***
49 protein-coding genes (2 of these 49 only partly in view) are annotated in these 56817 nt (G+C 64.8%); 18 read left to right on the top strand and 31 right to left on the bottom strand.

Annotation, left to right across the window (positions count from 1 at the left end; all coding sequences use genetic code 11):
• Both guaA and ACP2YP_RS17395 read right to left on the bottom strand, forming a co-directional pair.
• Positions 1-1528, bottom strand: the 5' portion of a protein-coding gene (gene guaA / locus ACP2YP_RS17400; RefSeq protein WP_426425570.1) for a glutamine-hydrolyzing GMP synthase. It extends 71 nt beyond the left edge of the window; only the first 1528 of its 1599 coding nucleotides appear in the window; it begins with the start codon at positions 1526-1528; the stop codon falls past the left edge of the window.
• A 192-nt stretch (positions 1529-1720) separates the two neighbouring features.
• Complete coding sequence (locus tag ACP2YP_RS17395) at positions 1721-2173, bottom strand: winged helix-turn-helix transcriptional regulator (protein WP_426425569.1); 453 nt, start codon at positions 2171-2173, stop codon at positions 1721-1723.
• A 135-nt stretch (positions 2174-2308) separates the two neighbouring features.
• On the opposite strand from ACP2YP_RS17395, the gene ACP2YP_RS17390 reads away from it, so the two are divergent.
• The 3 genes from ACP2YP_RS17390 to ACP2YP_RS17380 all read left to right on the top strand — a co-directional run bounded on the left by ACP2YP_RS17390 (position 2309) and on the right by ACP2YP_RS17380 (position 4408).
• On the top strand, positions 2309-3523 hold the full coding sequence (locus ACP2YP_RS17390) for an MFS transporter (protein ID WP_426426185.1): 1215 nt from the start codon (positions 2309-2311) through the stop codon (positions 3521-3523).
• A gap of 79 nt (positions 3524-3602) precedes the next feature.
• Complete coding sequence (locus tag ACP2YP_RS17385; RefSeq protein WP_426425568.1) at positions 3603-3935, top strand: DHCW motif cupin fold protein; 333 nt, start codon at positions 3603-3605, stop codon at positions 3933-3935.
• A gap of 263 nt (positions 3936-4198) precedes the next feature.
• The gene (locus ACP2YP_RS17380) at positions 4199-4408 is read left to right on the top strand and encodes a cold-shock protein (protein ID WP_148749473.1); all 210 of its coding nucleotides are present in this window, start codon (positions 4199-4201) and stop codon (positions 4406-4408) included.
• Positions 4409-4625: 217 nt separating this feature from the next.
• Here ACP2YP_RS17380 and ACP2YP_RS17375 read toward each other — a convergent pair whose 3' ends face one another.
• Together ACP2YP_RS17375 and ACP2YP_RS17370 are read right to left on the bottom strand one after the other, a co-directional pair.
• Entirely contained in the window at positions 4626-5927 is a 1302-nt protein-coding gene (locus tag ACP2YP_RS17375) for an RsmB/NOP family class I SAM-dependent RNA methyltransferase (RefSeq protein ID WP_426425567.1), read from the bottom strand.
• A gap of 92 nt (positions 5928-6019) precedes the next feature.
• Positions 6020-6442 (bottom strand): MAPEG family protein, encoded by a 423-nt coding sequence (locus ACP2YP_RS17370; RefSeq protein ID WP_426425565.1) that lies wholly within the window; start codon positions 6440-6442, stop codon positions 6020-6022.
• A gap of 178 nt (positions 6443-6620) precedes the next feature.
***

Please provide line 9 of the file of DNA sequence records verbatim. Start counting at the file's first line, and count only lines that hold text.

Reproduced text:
• The 3 genes from ACP2YP_RS17390 to ACP2YP_RS17380 all read left to right on the top strand — a co-directional run bounded on the left by ACP2YP_RS17390 (position 2309) and on the right by ACP2YP_RS17380 (position 4408).